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IN THEORY:Conflicts of conscience in health care

July 29, 2006

All around the nation, there have been reported instances of health workers refusing to provide services and products to patients because providers feel the patients' care needs violate their beliefs.

In Chicago, an ambulance driver reportedly refused to transport a patient for an abortion. In Texas, a pharmacist reportedly refused a morning-after pill to a rape victim.

The clashes have led to lawsuits and political conflicts over religious freedom and patients' rights.

At federal and state levels, lawmakers are reportedly considering laws requiring workers to provide the care or to protect them from punishment if they don't.

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Where do you stand? Should workers have the right to refuse such care if their conscience says so? Or, should they be compelled to provide care regardless?

If I go into a Kosher deli and order a ham sandwich, should I feel offended to find out it's not on the menu? Why have so many Americans come to the place where we feel we should have whatever we want, when we want it and how we want it? Why should someone be forced (by law) to violate their moral and religious values?

I may not agree with someone else's religious belief or philosophy of life, but I feel compelled to respect them. Part of the grandeur of creation is the diversity of the human family that is richly identified by traditions, cultural practices, and yes, even of religious faiths.

America offers us with many choices. If I feel a particular health care provider is detrimental to my own need, in most cases I have other options.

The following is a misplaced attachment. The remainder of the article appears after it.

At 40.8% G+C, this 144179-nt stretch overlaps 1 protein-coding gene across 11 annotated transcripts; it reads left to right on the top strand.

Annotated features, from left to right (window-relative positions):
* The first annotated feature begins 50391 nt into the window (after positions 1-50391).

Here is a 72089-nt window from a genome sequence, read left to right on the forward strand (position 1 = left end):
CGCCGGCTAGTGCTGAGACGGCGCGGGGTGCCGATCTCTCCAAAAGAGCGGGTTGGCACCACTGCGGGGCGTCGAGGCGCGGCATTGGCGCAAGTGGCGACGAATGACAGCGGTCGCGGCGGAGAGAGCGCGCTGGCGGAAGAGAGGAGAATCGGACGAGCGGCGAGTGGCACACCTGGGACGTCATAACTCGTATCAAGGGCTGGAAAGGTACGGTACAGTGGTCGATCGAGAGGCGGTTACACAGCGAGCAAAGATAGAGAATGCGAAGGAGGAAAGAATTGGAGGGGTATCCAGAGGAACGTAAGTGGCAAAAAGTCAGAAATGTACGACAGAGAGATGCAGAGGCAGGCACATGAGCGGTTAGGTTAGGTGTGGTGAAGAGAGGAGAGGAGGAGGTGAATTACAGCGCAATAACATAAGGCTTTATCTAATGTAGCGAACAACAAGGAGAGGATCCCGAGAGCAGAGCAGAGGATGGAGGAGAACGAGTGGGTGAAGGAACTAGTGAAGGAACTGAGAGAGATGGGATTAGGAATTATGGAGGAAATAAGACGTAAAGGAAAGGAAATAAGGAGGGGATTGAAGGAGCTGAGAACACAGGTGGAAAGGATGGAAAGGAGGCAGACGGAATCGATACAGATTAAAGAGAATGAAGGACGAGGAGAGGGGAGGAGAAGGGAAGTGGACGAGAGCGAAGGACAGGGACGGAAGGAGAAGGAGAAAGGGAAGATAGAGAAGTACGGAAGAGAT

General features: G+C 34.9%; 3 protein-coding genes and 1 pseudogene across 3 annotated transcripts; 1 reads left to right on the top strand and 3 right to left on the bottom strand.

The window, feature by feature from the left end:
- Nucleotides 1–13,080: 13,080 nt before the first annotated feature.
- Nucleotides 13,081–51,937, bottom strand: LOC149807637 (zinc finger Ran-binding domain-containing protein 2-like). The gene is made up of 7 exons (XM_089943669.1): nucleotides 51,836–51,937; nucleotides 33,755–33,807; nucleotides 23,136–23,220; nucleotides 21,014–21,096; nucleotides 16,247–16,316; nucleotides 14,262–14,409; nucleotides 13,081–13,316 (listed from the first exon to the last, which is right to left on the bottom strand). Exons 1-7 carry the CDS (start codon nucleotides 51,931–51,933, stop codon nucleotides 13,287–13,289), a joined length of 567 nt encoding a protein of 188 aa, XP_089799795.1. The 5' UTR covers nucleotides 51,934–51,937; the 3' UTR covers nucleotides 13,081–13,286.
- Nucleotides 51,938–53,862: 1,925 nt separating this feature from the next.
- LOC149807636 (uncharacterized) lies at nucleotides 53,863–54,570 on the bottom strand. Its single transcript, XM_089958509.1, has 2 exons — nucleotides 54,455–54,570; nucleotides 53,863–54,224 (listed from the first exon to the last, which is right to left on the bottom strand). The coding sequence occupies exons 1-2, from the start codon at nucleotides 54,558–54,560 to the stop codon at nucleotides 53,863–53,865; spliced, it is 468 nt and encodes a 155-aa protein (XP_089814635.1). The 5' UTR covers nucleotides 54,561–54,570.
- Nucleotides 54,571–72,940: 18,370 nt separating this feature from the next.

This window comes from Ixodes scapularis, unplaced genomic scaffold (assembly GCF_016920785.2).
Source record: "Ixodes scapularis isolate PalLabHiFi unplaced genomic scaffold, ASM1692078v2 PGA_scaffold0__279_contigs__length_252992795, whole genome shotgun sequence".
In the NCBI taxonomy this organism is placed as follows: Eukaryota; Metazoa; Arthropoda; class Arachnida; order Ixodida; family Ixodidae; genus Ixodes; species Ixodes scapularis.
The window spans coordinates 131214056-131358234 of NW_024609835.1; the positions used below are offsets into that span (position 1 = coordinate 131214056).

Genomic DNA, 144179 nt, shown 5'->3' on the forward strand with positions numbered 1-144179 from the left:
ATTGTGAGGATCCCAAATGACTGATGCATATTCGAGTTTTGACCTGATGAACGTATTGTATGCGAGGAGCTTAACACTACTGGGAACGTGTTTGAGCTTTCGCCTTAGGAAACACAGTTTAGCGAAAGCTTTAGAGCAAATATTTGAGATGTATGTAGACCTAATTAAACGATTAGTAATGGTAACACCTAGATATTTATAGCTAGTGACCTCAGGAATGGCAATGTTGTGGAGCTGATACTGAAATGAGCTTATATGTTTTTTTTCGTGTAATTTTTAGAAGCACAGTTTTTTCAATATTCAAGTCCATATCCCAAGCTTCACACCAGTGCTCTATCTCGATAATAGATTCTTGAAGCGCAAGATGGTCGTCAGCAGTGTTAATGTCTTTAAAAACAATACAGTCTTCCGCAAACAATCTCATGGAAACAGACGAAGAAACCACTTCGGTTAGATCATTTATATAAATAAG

When individuals are opposed to war they are afforded the right as conscientious objectors to not participate in wartime activity. When an individual or organization is opposed to certain medical procedures on moral grounds, they have a right to object and to be consistent with their spiritual belief system.

THE REV. PAUL J. HRUBY

Pastor

Incarnation Catholic Church

We live in a democratic society that is regulated by laws established by our elected officials. A free society is the greatest possible blessing to religion, since it allows everyone to worship as they see fit. Therefore, protecting this system is of paramount importance for those who cherish the positive values of religion.

I feel that health workers must follow the law diligently even if their personal beliefs conflict with that legislation. If an individual feels that a certain law is unjust, our legal system allows them to challenge it ? but in a civilized manner and in a court of justice.

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